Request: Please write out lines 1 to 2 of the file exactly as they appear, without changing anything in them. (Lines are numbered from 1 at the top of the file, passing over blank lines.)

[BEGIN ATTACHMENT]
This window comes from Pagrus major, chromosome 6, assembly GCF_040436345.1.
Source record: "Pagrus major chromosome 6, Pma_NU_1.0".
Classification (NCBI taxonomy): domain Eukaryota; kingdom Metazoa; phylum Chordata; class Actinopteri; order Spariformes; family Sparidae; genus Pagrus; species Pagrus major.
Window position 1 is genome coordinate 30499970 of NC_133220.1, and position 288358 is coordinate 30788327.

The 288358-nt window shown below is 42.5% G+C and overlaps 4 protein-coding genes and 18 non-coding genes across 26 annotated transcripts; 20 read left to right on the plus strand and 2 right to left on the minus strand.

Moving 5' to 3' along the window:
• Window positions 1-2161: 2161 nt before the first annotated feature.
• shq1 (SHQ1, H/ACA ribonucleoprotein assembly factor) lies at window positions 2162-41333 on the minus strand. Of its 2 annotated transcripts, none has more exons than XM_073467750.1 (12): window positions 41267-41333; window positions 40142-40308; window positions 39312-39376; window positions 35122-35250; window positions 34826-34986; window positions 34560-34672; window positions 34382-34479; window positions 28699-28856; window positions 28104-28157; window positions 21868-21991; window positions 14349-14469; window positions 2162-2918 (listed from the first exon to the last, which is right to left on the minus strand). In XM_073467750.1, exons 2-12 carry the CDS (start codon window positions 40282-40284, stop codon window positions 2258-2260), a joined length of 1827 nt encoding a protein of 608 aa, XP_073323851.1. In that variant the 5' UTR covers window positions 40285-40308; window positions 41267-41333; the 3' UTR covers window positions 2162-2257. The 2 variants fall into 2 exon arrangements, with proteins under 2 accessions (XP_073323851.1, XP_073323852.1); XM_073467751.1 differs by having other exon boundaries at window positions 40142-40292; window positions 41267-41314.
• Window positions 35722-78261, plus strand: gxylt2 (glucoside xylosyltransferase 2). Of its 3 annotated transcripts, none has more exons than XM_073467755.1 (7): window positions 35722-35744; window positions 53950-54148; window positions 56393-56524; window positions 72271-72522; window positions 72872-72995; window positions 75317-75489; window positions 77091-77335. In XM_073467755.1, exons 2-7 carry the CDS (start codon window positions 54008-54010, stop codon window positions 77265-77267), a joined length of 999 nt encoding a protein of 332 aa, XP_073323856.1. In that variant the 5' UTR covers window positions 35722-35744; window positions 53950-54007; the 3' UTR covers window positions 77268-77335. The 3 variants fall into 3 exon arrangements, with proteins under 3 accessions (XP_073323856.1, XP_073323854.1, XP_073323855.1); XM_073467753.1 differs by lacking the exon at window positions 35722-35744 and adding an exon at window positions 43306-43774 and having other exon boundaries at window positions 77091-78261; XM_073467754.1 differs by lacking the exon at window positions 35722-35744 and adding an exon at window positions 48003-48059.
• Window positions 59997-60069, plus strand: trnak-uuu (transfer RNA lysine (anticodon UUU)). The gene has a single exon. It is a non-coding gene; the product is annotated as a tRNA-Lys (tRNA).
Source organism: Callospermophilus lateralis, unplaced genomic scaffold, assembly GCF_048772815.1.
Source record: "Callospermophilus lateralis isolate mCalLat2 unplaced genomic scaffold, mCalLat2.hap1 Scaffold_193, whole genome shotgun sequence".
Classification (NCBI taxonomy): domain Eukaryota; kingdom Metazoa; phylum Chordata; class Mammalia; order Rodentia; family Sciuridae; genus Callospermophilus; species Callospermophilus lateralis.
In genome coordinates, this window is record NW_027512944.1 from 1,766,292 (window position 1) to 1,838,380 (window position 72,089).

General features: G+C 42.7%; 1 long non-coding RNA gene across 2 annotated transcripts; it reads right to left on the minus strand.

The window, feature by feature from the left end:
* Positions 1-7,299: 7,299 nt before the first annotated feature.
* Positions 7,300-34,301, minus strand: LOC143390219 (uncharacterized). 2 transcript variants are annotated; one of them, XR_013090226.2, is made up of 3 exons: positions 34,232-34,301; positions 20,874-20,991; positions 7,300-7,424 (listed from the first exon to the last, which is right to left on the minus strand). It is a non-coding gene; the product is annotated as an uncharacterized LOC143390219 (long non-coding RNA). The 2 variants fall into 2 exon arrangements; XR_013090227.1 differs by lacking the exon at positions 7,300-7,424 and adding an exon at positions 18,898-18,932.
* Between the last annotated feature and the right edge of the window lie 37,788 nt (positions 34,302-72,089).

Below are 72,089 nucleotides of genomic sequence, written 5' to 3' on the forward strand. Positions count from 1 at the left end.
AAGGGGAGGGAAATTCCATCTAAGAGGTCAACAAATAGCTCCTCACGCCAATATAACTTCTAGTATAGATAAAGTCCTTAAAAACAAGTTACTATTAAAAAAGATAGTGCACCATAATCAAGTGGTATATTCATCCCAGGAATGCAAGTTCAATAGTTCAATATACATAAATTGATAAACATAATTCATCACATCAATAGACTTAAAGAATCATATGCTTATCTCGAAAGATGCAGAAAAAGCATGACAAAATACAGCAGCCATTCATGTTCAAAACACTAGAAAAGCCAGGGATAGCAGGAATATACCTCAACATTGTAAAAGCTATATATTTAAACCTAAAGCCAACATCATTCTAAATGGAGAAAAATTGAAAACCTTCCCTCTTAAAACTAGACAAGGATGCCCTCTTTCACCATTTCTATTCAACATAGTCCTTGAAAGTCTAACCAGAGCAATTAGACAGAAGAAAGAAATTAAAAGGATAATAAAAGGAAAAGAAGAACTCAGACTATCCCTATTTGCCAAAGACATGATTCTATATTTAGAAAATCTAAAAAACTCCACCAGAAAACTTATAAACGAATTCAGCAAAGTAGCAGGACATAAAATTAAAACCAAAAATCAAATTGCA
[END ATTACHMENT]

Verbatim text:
This window comes from Pagrus major, chromosome 6, assembly GCF_040436345.1.
Source record: "Pagrus major chromosome 6, Pma_NU_1.0".